we have a pretty big size LabManager 3 envirenment with Windows Vista VMs running on it.
Basicly by the information you are giving it is hard to say what the best answer is.
What is the VM Operating System? How big are the disks? How many CPUs does the VMs have? How many RAM you configure for the VMs?
From right now i just can give you some hints of what to do with what you got.
First of all don´t use RAID 5 on your storage because it has roughly half of the Random Read/Write IO of a RAID 10
When you have a Server with two Quad Core Processors you need a minimum of 64 GB RAM
With a Server who´s got four Quad Core Processors you nedd a minimum of 128 GB RAM.
If you want to get into a deeper discussion i´ll be glad to hear from you.
We have a mix of Vista, Windows 2003 and 2008. The VM's all have 1 CPU, 1GB RAM, and 20GB Disks, of course linked clones would be different as they are a delta. Going forward we will test with similar attributes accross the 100, 200, and 400VM's. We will have many configurations that will have multiple VM's and few use the snapshot option although we want to be able to use it without crippling the storage as we see now.
Yup, next week is when I'll be migrating everything, and redoing the infrastructure.
Getting 2 new servers that are 10x better than the other 3 ESX servers that are currently in production. More mem, better procs etc...
I'm taking out one ESX server, adding 2 more. Upgrading the remaining two ESX servers to 3.5. I will have 4 ESX 3.5 servers when Im all done.
Not sure if we are doing the vSphere route yet, In an enterprise so we have to take things a bit slower.....
I know this is going to sound like a sales pitch - but I would highly recomment bring in Vmware or a partner to help you design the environment and help plan for the migration-
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When you use Vista as Guestoperating system make sure you are aware of these things
A.) You can get big Trouble with Latency on your storage. The similar boot of 200 Windows Vista VMs can take up to 45 minutes. The first VM will be done within 5 Minutes the last one within 45 Minutes.
B.) If you configure not enough Memory for your Vista VMs you will see a strong caching of the VM. The best solution to avoid that is to give not less then 2 GB for each VM running Windows Vista.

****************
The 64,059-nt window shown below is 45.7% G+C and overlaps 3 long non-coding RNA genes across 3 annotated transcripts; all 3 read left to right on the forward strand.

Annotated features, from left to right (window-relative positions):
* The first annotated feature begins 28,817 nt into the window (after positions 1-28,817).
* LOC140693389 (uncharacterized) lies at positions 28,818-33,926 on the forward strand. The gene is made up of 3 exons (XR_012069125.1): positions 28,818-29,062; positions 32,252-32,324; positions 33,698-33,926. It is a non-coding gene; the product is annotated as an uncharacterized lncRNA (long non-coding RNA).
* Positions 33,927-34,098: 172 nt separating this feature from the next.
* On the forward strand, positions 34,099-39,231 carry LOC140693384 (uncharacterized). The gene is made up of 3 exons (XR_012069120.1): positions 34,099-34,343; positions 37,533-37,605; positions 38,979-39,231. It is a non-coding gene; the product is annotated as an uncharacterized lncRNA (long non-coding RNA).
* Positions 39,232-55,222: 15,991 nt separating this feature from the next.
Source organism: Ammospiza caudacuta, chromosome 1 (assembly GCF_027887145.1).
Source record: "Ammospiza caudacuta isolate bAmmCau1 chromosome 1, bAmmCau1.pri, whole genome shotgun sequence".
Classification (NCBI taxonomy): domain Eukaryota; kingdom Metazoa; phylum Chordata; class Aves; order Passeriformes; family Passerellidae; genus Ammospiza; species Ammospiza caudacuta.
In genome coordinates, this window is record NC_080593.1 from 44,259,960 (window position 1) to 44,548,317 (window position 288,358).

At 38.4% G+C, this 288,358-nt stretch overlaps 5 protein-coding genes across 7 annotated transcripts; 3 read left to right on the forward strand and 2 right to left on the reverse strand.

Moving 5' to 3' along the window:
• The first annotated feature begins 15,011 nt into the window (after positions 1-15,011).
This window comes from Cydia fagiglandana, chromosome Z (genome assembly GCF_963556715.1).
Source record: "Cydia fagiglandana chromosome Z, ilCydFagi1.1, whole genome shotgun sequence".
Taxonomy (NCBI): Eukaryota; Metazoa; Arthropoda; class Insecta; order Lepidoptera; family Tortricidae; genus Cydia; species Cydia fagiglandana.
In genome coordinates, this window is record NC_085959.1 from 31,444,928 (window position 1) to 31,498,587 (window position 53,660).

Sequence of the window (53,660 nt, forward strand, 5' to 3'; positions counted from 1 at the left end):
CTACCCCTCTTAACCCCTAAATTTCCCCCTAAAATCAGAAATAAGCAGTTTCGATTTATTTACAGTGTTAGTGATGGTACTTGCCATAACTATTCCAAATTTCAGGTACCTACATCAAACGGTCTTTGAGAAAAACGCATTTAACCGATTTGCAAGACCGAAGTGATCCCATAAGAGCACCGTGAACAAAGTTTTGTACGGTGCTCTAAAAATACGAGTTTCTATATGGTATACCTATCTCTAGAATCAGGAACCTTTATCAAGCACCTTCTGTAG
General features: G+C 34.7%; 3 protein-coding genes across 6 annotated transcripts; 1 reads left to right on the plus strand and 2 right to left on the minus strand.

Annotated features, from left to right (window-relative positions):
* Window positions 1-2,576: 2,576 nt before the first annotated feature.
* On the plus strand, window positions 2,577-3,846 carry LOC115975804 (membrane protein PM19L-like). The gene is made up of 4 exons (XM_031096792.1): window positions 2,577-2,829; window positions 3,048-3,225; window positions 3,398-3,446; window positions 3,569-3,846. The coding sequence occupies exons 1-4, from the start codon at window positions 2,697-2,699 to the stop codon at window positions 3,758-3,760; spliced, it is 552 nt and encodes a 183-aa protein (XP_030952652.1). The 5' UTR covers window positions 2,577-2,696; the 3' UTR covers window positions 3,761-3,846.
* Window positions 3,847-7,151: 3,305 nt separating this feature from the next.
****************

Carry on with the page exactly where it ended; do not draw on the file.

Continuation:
D.) Disable the Super Fetch Function in Windows Vista
E.) The Local Index Search Function within Vista causes massiv trouble with any storage system. If you have Office 2007 installed and the Vista Search turned off Office brings his own search function along and you are where you started off with..
F.) If you use Outlook in Exchange Cache Mode you´ll gone have fun again with your storage stystem you might can move the local cache on a LAN Device like Userhome.
G.) Turn off the auto defragmentation of the local disk in Vista.
H.) Reduce the use of the Pagefile
I.) Turn off ASLR a security feature of vista
Just curious, why are you switching from the Dell switches to Cisco 3570s? I am looking at implementing my first iSCSI network, and I am going to use those same Dell Switches. Anything wrong with them?
why do you turn off aslr?
Turning off clear type will also reduce your network bandwidth usage.
We are switching because the Dell 5324 switch backbone does not have the same capacity as the
Cisco 3750 backbone.
I'm confued...according to the specs below, the cisco switching fabric is actually slower and the forwarding rates are similar. I bet many on this forum would probably agree the cisco switch is better, but not for these reasons.
cisco 3750 - "32-Gbps switching fabric" "Stack-forwarding rate of 38.7 mpps for 64-byte packets"
dell 5324 - "Switch Fabric Capacity 48.0 Gbps" "Forwarding Rate 35.6 Mpps"
In our experience the fabric on the Dell 5324 does not perform to what they state and they don't stack where the Cisco 3750 does. Plus our entire environment other than the two Dell 5324's is Cisco so from a management perspective it makes sense.